Brooke Fiumara: Sports betting caters to a distinct customer base that complements land-based casino gaming; yet, in my view, it doesn't serve as a substitute for a comprehensive gaming experience. Instead, it acts as an amenity capable of attracting a fresh customer demographic, seamlessly integrating into parallel revenue streams like slots and table games.

Steven DeMar: Sports betting is a bit of a mirage. The volume is growing and growing fast. Mobile sports betting is up to around 30 states and sports betting is now legal in about 38 states. The sheer ability of the market to absorb this kind of dramatic player expansion builds a strong case that sports betting is working, and players want it. The cloud over the forecast is the small margins from sports betting. The win from casino is significantly larger than that of sports. To exceed casino, sports betting would have to grow many multiples in magnitude than it is now. Sports betting is a superb complement to casino, but the math is strongly in casino gaming’s favor as the darling child.

How is the technology changing that Tribes use for gaming?

Justin Arnett: Technology is changing extremely fast in the gaming space. Land-based gaming is starting to see some innovations that are intriguing, especially with the introduction of cashless gaming. Cashless has the potential to allow players to seamlessly move their funds where they want them to go. This includes the growing digital space, which has its own technology advancements. In addition to the growth of Class III iGaming, I am also excited about innovations in Class II iGaming. This gives Tribes in jurisdictions where Class III iGaming isn’t permitted by regulation the option to offer iGaming slot products as Class II. Also, I am excited about new sports betting products including AI-driven recommendations, social casinos and more.

Guy Greene: Along with regulations, the adoption of technology by society is allowing for the expansion of sports betting and gaming online. Technology is opening the door to a new gaming customer and an existing traditional market that seeks a real-world experience. To stay current with player trends, traditional operators will need to expand their offering to meet the pace, product and betting habits of emerging player demands.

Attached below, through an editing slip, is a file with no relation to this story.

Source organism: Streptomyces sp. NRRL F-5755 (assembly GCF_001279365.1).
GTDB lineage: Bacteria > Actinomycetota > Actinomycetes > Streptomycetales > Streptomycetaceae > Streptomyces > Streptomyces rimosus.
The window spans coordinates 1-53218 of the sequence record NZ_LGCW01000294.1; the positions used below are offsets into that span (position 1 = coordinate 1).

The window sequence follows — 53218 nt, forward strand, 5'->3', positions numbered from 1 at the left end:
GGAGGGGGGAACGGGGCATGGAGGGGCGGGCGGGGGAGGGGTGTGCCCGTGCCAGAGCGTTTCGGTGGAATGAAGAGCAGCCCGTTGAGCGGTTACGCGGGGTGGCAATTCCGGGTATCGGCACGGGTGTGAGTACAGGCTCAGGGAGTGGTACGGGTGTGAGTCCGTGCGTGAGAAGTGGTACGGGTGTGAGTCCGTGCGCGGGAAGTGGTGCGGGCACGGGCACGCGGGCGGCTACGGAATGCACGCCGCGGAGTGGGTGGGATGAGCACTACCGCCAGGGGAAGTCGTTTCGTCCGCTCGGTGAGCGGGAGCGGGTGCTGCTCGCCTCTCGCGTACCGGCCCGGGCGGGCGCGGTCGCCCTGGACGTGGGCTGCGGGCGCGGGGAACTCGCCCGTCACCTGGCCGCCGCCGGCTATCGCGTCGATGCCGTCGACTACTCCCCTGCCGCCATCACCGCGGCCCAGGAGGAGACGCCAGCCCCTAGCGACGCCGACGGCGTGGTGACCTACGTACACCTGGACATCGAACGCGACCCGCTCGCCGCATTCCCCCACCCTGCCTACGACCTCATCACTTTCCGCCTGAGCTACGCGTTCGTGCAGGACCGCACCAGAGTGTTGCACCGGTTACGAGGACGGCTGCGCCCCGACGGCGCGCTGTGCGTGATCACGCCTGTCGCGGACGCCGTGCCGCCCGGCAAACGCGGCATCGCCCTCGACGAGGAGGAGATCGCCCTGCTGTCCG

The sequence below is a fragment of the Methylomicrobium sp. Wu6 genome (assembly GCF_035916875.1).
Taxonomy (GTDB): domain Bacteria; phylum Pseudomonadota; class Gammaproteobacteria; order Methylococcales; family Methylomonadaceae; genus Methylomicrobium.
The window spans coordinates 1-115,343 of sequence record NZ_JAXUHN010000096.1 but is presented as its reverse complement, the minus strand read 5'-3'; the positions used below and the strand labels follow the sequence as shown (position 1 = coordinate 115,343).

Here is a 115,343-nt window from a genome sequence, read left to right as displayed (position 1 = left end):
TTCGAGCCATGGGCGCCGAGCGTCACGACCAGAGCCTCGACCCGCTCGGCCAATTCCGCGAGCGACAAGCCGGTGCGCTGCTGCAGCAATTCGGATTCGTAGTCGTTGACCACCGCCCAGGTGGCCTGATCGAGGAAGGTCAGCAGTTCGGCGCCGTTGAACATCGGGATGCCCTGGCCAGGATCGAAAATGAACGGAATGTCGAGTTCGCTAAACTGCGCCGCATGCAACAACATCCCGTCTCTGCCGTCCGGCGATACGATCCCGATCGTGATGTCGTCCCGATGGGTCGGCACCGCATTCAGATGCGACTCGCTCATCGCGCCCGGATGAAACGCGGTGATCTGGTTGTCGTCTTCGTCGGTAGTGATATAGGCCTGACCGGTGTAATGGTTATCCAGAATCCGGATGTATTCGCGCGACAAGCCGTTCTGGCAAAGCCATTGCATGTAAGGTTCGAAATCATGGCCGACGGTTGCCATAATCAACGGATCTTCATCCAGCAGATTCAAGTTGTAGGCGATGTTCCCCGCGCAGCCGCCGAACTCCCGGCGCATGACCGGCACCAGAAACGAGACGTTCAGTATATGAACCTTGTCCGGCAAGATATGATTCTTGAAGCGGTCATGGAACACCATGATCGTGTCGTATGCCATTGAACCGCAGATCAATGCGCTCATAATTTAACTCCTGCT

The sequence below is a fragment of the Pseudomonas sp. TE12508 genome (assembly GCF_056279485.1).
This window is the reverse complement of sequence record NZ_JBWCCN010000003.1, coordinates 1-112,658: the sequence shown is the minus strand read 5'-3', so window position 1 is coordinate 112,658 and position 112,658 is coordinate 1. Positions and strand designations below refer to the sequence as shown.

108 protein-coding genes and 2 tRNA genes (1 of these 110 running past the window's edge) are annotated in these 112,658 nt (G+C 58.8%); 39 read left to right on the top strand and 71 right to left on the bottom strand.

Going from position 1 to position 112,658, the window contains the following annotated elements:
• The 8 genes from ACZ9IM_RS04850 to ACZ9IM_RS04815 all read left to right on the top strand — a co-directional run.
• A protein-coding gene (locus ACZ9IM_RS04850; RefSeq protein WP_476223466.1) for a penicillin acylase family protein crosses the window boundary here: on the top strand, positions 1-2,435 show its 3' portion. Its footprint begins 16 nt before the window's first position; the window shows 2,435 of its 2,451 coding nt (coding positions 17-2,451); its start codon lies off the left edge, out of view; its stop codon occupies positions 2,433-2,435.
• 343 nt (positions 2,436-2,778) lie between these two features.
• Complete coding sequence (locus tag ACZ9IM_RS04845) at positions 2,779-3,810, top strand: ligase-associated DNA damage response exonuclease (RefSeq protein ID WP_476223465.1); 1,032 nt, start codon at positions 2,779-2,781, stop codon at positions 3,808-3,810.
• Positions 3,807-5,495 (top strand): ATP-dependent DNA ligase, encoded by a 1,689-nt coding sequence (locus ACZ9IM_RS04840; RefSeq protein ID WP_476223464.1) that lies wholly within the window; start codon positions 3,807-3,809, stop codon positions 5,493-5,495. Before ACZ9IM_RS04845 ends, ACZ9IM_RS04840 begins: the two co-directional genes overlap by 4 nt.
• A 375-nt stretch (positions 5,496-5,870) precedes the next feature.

Brooke Fiumara: The integration of AI technologies into gaming operations is a notable trend, facilitating data analysis, personalized player experiences and operational efficiency. Moreover, Tribes are utilizing data analytics tools to gain insights into player behavior, preferences and trends. The implementation of CRM systems has become indispensable for Tribes, providing effective management of customer relationships, personalized communication, loyalty programs, and targeted marketing campaigns to enhance player engagement and retention. Additionally, in response to evolving preferences and health considerations, Tribes are adopting contactless technologies, reflecting a commitment to a safer and more convenient gaming experience.

Steven DeMar: The gaming platforms in use today for iGaming are mainly first-generation, legacy systems that were created on a proprietary basis for a specific organization. The software was written for giant operators and was very complex, expensive and now, clumsy. Every process seems to take much more time than is actually required due to the cumbersome processes involved with configuration. Today, there are many technology choices available for a platform. Strive and White Hat specifically have tailored their solution to single-point operations. They will both be a strong force in the future for Tribal iGaming. A provider can really buy what they need, rather than just what is available. In the iGaming space, time is money. Every day of delay is a day you can never get back. Multiply that across an enterprise and tech slowdowns can really cripple an organization.

Is the balance between tribal and commercial gaming in the US altering with the emergence of online gaming and sports betting?

Justin Arnett: Commercial gaming has taken an early lead in these first days of the expansion of sports betting and online gaming. I think it is important that Tribes work to close that gap and take their future into their own hands. That’s exactly what we are doing by building our own digital footprint that features our own brand and grows our digital expertise. As more Tribal operators blaze that trail to build their digital footprint, I am hopeful that more Tribes will follow suit.

Guy Greene: It is too early to tell but it is giving all operators the opportunity to extend their brand. Each operator sees this opportunity differently. Correct positioning in the market will dictate what brands win in the long run.

Brooke Fiumara: The entry of commercial operators into online gaming and sports betting has the potential to impact the market share traditionally held by Tribal casinos. Some Tribes have entered partnerships or collaborations with commercial gaming entities to navigate the complexities of online gaming and sports betting. These alliances can bring together resources, expertise and market reach for mutual benefit. The rise of online gaming and sports betting is reshaping the landscape, intensifying competition between Tribal and commercial gaming entities. The equilibrium is contingent on continuous regulatory changes, technological progress and strategic choices undertaken by both types of operators.

Steven DeMar: In this author’s opinion, the online iGaming and sports betting space will blur the same way the internet did with retail. Needless to say, the biggest advantage iGaming offers is that it can be used anywhere within a state. Rain or shine, 365 days a year. I believe that ultimately the distribution of casino iGaming skins will reach parity with land-based in commercial casinos. In cases like California, Arizona, Wisconsin, Florida and Connecticut and other states, where only Tribal casinos operate, there will be a major opportunity for Tribal gaming to capitalize on the opportunity their skins present. The creativity and outcome will mostly be determined by how the two entities approach the proposition and each other.